Other alcoholics are even more creative, hiding their fix under ceiling tiles, in hollowed-out mattresses, behind books on bookcases—even in sports bottles in the back of their cars.
Sign 3: Drinking before and after parties and other social drinking situations
If a loved one is drinking before and after a party or other social situation, they may also be nursing an addiction under the radar and out of sight. A compulsive drinking problem often manifests itself as an internalized sense of shame on the part of the person struggling, with the result that they often do the bulk of their drinking in secret and alone, rather than in public.
As they develop higher alcohol tolerance over time, they can also find themselves needing to drink more to achieve the same effects. Heavy drinking in private serves this purpose also.
Sign 4: Mysterious and otherwise unexplainable injuries
If a loved one is frequently getting sick or falling prey to bumps, bruises, sprains and cuts, without an adequate explanation as to why, they may be hiding an alcohol use disorder.
It’s not unusual for injuries to happen in the course of an episode of binge drinking after all. Blackouts and falls are common. Consider the experience of one alcoholic who, while in her 40s, broke her foot stumbling down some stairs, after drinking more than 20 beers in one sitting. (When her mother asked what happened, the woman was too ashamed to tell the truth—so she made something up.)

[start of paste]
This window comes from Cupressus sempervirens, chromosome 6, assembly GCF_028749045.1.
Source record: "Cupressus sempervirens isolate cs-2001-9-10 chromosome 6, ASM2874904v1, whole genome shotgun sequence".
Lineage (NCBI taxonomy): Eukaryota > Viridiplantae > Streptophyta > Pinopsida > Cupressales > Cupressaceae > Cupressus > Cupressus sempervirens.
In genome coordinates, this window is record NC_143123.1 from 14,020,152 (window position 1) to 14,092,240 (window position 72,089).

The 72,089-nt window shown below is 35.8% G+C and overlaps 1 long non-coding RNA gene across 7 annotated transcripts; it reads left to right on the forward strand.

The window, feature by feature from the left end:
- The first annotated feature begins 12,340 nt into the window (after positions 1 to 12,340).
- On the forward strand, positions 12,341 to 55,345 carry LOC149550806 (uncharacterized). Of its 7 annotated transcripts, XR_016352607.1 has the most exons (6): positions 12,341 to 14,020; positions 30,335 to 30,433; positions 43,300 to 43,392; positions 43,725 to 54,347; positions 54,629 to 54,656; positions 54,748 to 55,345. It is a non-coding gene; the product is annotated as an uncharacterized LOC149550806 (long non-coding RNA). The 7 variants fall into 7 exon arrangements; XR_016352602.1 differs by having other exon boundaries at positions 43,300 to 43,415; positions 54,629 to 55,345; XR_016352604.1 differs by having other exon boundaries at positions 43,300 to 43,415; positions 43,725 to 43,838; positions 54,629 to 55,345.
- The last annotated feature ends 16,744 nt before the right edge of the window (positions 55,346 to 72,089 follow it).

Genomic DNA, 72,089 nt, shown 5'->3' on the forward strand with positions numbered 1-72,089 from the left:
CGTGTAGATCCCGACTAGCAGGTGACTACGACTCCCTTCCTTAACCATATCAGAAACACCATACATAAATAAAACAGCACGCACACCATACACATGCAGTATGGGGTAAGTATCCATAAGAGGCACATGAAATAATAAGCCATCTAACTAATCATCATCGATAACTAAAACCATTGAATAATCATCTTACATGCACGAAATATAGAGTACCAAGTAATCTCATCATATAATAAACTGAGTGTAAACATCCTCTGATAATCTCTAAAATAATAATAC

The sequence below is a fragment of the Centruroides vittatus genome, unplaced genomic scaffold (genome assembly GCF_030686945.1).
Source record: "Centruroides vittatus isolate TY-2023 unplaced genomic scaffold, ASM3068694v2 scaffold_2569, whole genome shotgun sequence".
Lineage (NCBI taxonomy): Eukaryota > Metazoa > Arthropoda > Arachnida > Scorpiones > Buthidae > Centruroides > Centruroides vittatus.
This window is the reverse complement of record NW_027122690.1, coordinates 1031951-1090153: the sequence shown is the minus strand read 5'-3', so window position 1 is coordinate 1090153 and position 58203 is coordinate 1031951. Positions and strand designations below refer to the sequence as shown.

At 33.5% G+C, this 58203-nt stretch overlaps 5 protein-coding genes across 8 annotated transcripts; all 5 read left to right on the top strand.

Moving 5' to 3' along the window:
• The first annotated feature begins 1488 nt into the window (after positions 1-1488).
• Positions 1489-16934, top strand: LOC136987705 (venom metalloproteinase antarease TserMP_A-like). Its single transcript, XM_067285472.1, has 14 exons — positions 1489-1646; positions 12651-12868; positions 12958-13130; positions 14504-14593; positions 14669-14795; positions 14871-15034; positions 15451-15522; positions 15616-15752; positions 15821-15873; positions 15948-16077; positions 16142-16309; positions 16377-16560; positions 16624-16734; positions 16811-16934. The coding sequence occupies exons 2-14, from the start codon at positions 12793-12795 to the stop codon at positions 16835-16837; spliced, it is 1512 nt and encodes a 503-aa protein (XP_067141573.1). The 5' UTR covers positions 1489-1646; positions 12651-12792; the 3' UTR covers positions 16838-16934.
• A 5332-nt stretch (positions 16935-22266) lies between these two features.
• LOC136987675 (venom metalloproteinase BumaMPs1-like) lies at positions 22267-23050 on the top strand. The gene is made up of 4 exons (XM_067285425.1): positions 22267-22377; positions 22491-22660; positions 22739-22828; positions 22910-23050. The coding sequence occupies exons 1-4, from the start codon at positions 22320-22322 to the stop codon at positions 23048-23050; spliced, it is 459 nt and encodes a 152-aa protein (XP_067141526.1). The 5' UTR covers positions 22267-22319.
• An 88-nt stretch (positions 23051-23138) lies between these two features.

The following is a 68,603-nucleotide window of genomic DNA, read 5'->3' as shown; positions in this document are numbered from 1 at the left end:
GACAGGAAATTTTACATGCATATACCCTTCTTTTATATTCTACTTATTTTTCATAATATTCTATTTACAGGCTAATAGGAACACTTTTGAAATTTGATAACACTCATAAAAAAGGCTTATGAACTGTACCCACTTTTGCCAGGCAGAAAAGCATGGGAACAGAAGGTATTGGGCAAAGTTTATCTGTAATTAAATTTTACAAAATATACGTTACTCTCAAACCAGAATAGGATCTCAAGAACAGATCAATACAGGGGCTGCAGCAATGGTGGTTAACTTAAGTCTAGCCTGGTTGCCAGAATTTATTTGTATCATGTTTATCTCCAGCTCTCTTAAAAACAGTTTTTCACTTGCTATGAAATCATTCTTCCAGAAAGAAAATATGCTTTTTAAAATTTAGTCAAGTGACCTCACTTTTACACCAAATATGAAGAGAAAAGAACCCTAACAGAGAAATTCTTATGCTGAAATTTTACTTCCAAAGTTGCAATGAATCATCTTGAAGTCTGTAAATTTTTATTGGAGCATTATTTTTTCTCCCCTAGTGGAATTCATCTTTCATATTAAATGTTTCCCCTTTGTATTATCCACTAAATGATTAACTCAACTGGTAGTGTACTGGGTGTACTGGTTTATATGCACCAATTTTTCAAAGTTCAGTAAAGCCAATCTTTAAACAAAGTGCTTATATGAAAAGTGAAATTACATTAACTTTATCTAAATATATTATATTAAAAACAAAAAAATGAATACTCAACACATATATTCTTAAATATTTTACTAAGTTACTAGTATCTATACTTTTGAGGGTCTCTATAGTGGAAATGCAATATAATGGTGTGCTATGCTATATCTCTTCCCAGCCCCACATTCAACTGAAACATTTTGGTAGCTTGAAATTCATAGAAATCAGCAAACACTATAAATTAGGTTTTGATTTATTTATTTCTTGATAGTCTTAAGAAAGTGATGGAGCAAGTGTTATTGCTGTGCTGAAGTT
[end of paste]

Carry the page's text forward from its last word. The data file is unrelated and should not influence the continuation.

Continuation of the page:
Such experiences are common among those who abuse alcohol. Researchers at Northwestern University set out to study the health effects of binge drinking among college students, and found that one in four will harm themselves while drinking. As blackout rates went up, so did physical injuries, such as falls, burns, gunshot wounds, car accidents and other traumatic injuries. (Strikingly, one in three trauma patients have alcohol in their system.)
A lesser-known fact is how binge drinking compromises the body’s immune system, as another study found.
Sign 5: Using vodka to disguise one’s drinking
The hard liquor, vodka, is a great enabler of efforts to conceal a drinking problem. Vodka’s very high alcohol volume—40 percent—is an easy quick “fix” for alcoholics. It’s also colorless and doesn’t smell, so it’s easy to smuggle. Some alcoholics spike their morning coffee with it. Others slip it into sports bottles, topping it off with an energy drink like Gatorade.
The habit is more common than you’d think: An article in The Atlantic reported that roughly one in four people in their early 20s have mixed vodka with an energy drink of one kind or another. Those who drink alcoholic energy beverages also happen to drink more heavily and for longer periods than those who drink just booze, researchers found. They cited what they believe may be a “masking effect”: those who drank alcoholic energy drinks were more likely to underestimate their intoxication and drink more.
Diagnosing Alcoholism: Assessment, Detox and Treatment
Spotting the above signs is only the start in determining whether a loved one has a diagnosable alcohol use disorder. But it’s an important start. Only an assessment by an addiction professional can ultimately determine whether a loved one’s drinking problem is a diagnosable addiction that will benefit from detox and treatment.